A wee deek on Boont harpin'

Shortly after quitting time in the Anderson Valley, loggers in plaid wool shirts and steel-toed boots park their pickup trucks and track mud across the floor of a restaurant here. Inside the old-timers play pinochle, the radio plays Johnny Cash, and lumberjacks inhale homemade huckleberry pie and slurp down a horn of zeese.

Here in Boonville, a remote hamlet 100 miles north of San Francisco, a "horn of zeese" means a cup of coffee and the term derives from a local hunting camp cook in the 19th century whose initials were Z.C. He made a bitterly strong pot of java. At this restaurant -- also called the Horn of Zeese --you can also order jeffered (hot) and fridgy (cold) sandwiches, fridgy charl (ice cream), scrambled easters (eggs), mashed boos (potatoes), boont butter (gravy), a teesle and borp slibs broadie burger (bacon burger with cheese), or the "fogeaters special": sertle and boarf boos (fish and chips). The menu further announces the rudy nebs (water) is free, and that "It's bahl to deek on you. Hope you enjoy harpin' tidric and are plenty scottied" which, for the uninitiated, roughly translates: "It's good to see you. Hope you enjoy a chat and that you are plenty hungry."

This apparent jabberwocky, tossed around the Horn of Zeese, is more than short-order slang; it is a unique local language called "Boontling" or "Boont." The lingo has been around since the 1880s, has a distinct vocabulary of at least 1,500 words, and is a colorful regional quirk which defies both the melting pot theory and standard Walter Cronkite English, and has attracted the attention of linguists and anthropologists alike.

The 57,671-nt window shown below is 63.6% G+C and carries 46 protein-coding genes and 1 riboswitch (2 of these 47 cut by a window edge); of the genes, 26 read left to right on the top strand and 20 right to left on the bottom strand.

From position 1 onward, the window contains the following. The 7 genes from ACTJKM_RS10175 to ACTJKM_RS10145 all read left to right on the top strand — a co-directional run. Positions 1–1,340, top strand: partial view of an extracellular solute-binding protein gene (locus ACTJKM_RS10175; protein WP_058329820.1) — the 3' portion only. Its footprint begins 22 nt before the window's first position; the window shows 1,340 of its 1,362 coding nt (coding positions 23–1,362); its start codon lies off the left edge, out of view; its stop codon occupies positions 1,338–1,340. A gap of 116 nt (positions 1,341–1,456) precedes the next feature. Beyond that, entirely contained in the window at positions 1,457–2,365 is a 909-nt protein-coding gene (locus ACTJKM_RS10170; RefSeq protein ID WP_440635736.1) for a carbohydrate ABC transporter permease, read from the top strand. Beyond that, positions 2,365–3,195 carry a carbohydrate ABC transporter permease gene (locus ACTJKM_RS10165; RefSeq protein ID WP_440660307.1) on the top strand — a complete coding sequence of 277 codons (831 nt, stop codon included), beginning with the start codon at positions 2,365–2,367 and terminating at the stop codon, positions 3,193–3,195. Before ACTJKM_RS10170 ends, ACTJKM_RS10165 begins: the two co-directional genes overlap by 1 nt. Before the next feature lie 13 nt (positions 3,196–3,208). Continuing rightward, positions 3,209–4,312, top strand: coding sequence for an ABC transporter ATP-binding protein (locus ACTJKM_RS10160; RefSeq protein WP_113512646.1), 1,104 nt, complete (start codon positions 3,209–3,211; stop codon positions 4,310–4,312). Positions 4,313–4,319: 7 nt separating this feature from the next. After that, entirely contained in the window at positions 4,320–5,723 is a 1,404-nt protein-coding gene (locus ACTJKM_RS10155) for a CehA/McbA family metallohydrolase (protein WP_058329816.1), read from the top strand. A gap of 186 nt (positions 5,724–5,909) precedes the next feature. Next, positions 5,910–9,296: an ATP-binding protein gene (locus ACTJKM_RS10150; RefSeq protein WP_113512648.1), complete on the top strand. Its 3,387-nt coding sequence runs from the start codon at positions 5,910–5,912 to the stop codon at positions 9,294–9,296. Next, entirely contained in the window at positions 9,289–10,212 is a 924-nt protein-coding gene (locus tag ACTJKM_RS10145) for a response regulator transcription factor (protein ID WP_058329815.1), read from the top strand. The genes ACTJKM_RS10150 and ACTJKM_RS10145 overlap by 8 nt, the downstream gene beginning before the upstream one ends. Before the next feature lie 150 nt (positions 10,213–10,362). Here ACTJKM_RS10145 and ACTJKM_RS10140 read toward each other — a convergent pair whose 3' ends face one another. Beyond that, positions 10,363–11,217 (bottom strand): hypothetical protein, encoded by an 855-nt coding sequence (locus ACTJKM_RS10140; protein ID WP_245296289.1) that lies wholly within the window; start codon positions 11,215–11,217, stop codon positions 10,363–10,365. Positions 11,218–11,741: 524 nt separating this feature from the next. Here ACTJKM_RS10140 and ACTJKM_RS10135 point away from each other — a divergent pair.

At the turn of the century nearly 500 people living in the vicinity of Boonville spoke the language. Today, while most anybody in town can order a meal or greet somebody at the post office in "Boontling," only a couple dozen of the oldtimers like Buzzard, Wee Ite, Weefus, and Deekin are fluent and can, as they say, sit around "harpin' a heelch of the ling of the land of the Beeson tree."

Bob (Chipmunk) Glover is one of those men. His great-grandfather, born in Switzerland, was one of the first homesteaders in the Anderson Valley. He arrived in 1855 and Chipmunk has taken it upon himself to preside as self-appointed historian, linguist, and staunch defender of Boonville's language and culture. You might say Chipmunk is to Boontling what the Academie Franaise is to French.

He writes a weekly column in Boont for the town's Anderson Valley Advertiser. The column is called "Chipmunk Harpin'" and its author claims the ability to speak both "deep" and "light" Boontling, depending on the occasion and erudition of his audience. He advises, for instance, "If you're going to write a song in Boontling that you want to become a nationwide No. 1, you wouldn't do it in deep Boont."

Chipmunk, who draws his nickname from a miserly grandfather, is a small man, barely 5 feet 2 inches, with an acerbity and intelligence sufficient to compensate for his size. The day we met for lunch at the Redwood Drive-in across Route 128 from the Horn of Zeese, Chipmunk ordered a "chipmunk burger," and as it arrived in one of those red plastic mesh baskets, he began his lecture on the region's language and geography.

The Anderson Valley, like all Gaul, is divided into three parts. Three towns to be exact: Boonville, Philo, and Navarro. "And the people from Boonville are a different breed of cat," confides Chipmunk, bearing down on his burger. The pioneers who settled in Boonville in the mid-19th century were largely Southern mountain folk. Many came from two counties in appalachia: Washington County, Va., and Ashe County, N.C. They brought with them Scotch-Irish brogues and Southern Democratic politics. During the Civil War they cheered for Dixie.